By Jonty Ralphsmith
A Cranbourne North resident has raised concerns over the quality of his local Merinda Park.
David Short, who lives next door to the park, has taken it upon himself to conduct nightly clean-ups of the area.
Mr Short, a resident of seven years, walks a four-kilometre trail through the park nightly with a group of locals and has been disappointed by Casey City Council’s inaction on the overgrown grass, litter and shards of glass.
He says he is among a large handful of proactive locals who clean away the rubbish, spending up to 30 minutes per night caring for the park.
Residents say rubbish dumping is a longstanding issue that has not been properly addressed, with Mr Short highlighting that the problem manifests when others see abandoned garbage strewn through the grass and along the paths.
When visited by Cranbourne Star News, the park was littered with alcoholic cans, fast food packaging and shopping bags.
The litter creates a smell in the park which makes the area less appealing for families.
The issue comes as nearby Cardinia Shire Council warned against illegal dumping after residents in Pakenham noticed an increase in rubbish dumping.
“Council encourages residents to follow the hard waste process and only present acceptable items the weekend before their booked collection to ensure piles are not added to by others and are collected in a timely manner,” a spokesperson told Star News.
The overgrowth in Merinda Park has worsened in the last 12 months. Mr Short said the council attributed the issue to difficulties relating to contractors when he contacted them.
Multiple residents choose to mow the lawn around the fence of their dwelling, but the park is otherwise largely overgrown, leading park users to fear snakes, rats and foxes.
The council corroborated Mr Short’s explanation, and also pointed out the challenges caused by the inclement weather, but stated that Merinda Park is scheduled for mowing “over the next fortnight.”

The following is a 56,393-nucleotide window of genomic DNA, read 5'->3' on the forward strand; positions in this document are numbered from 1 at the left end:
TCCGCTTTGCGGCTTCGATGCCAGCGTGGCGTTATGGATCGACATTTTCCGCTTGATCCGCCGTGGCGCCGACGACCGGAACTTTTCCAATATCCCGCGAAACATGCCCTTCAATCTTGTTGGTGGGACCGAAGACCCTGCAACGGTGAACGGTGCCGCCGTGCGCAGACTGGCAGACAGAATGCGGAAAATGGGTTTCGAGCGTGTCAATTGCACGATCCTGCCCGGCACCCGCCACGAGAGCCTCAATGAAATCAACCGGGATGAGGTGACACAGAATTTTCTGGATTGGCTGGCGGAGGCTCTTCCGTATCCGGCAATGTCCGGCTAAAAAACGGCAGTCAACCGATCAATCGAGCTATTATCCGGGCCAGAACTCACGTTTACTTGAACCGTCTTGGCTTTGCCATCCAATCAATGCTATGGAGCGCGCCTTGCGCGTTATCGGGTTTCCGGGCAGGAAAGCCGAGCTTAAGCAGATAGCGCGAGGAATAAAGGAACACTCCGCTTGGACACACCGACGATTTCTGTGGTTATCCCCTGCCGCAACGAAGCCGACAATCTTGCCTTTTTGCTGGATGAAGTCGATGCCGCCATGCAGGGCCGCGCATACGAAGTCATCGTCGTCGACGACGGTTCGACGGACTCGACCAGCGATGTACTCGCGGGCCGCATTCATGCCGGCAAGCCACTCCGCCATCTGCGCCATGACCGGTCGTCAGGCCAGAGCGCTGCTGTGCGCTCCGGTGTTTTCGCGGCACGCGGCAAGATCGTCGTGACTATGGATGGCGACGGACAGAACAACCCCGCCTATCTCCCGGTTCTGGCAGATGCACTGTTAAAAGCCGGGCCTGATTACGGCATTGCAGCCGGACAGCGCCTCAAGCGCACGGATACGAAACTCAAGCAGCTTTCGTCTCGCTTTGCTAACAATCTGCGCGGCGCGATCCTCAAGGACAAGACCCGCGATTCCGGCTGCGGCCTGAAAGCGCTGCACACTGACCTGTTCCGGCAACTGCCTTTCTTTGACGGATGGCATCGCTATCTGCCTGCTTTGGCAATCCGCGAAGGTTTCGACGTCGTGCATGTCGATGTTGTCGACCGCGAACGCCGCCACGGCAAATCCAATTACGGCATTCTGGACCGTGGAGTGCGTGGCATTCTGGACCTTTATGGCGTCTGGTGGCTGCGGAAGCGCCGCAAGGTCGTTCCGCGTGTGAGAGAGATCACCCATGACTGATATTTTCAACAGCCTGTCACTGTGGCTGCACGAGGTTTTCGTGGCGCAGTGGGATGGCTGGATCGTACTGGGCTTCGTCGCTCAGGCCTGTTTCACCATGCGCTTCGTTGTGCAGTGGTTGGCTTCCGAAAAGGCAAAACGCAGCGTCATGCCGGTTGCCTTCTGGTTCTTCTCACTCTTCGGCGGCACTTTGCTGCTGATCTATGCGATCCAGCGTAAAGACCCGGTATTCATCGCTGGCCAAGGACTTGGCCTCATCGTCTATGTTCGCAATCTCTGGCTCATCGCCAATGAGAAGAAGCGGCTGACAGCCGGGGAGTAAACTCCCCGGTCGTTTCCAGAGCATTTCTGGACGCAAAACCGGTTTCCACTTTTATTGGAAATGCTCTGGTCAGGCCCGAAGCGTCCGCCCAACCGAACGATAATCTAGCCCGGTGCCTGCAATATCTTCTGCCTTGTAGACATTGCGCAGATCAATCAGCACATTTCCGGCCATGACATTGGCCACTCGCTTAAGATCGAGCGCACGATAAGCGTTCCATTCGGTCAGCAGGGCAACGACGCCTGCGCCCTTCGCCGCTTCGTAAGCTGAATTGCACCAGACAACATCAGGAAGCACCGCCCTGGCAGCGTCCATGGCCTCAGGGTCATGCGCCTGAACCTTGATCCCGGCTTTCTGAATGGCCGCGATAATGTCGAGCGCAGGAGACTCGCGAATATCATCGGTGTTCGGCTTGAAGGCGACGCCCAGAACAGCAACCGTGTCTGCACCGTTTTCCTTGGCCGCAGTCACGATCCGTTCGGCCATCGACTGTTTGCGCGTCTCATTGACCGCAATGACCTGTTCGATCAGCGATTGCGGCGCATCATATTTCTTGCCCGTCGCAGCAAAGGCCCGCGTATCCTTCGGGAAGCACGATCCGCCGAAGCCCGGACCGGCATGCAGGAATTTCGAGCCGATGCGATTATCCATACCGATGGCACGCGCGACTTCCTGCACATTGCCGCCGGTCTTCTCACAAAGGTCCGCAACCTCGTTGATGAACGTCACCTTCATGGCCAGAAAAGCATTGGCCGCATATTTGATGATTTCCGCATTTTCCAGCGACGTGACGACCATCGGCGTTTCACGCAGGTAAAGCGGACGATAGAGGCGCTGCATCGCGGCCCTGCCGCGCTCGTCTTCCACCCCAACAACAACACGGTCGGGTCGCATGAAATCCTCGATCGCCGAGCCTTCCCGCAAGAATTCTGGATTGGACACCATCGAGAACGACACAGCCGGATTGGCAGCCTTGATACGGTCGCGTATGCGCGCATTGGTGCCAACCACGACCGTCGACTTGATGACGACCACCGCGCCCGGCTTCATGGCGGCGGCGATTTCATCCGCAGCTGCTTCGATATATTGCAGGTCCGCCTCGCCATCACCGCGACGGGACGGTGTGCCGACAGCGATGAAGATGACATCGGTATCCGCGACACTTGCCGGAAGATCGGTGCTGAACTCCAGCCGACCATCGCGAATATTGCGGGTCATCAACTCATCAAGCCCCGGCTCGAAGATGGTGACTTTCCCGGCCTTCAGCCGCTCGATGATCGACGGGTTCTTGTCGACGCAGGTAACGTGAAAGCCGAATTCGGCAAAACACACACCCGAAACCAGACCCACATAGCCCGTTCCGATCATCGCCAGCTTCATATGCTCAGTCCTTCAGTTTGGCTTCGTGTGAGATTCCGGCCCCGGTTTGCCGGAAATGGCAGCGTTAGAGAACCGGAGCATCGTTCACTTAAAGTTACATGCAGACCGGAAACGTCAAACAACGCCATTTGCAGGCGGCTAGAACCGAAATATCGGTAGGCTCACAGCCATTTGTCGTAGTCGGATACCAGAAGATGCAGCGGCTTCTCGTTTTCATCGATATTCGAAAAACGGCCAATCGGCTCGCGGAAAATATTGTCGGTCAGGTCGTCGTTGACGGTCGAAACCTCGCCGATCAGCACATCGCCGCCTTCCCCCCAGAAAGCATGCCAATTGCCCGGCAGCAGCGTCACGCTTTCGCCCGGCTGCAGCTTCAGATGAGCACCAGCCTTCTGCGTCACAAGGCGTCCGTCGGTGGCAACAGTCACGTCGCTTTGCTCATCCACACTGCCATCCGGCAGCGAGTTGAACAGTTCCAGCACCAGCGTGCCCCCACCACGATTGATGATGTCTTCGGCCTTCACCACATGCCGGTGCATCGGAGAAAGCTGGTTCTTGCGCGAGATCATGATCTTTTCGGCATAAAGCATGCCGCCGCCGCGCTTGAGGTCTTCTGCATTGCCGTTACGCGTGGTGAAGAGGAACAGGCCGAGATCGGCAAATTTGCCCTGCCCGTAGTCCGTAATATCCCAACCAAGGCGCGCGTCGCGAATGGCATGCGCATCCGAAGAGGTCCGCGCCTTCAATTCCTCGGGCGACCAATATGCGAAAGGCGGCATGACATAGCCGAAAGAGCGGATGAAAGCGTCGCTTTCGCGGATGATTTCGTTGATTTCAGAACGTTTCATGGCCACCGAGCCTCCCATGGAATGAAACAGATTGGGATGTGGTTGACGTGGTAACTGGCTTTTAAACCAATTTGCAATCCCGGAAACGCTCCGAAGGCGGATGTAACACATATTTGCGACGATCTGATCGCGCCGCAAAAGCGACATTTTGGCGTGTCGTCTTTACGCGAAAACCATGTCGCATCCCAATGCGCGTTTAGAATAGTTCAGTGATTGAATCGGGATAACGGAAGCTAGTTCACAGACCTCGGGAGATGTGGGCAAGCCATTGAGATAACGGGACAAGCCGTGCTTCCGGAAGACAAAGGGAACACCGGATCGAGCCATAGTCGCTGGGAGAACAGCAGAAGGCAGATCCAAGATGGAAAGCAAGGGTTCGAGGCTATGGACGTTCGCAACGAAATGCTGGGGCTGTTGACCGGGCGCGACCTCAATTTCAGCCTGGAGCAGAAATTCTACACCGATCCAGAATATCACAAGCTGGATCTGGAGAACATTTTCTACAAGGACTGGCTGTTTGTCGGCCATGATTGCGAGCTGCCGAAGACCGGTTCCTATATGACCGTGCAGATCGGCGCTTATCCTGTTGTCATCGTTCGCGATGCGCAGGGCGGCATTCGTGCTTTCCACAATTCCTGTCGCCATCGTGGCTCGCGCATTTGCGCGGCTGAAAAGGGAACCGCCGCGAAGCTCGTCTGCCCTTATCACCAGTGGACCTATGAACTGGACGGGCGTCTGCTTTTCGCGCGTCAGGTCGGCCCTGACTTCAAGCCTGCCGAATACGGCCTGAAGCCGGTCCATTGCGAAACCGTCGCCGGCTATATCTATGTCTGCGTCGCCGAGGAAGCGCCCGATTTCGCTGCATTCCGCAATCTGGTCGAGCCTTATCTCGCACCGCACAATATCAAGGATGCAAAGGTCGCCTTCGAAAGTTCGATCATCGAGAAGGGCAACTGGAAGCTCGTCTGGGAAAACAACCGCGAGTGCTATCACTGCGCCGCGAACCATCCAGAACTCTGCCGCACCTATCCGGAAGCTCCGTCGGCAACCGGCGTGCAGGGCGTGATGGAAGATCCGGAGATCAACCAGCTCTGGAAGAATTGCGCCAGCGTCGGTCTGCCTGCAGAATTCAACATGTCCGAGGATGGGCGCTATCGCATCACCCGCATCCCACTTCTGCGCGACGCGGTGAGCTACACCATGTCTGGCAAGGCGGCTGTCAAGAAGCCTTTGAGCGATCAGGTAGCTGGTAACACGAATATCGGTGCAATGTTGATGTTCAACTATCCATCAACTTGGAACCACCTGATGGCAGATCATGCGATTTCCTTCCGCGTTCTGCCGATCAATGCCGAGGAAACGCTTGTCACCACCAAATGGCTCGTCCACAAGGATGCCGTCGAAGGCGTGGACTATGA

“We understand that the presentation of a number of our open spaces, including Merinda Park, is disappointing and we want to assure our residents that we are doing everything possible to ensure that the long grass across our community is cut as soon as possible,” Daniel Dyson, Acting Manager of City Presentation, told Cranbourne Star News.
“This year Melbourne’s South East received higher than normal levels of rainfall throughout winter and spring. This resulted in rapid above-average grass growth and affected our mowing and maintenance schedule.
“Our contractors have also been experiencing significant delays in receiving new mowing equipment due to COVID-19 associated equipment supply chain issues, as well as challenges with labour supply, which has impacted the schedule further.
“We apologise for the inconvenience, and we are continuing to work with our contract partners to ensure our open spaces meet the needs and expectations of our community.”
Dog owners are reluctant to let their pets roam the park, with Mr Short telling Star News Group that a dog had suffered a cut after stepping on a shard of glass.
Among other concerns with the park, branches overhang the path in certain areas, trimmed branches lay on the grass and motorcyclists riding in the area are ripping up areas of the ground.
Jenny, another local, has lived in the area for over 20 years and said the park is in the worst state she has seen.
While acknowledging that electrical tape was sometimes placed around rubbish, Mr Short does not believe the mess has been properly addressed.
He has attempted to contact the council weekly but has so far been unsatisfied with their response.
When contacted for comment, the council said they had not received reports of dumped rubbish in Merinda Park.
“Our Litter Enforcement Team actively investigates reports of dumped rubbish, and residents are encouraged to report litter or dumped rubbish via our website,” Mr Dyson said.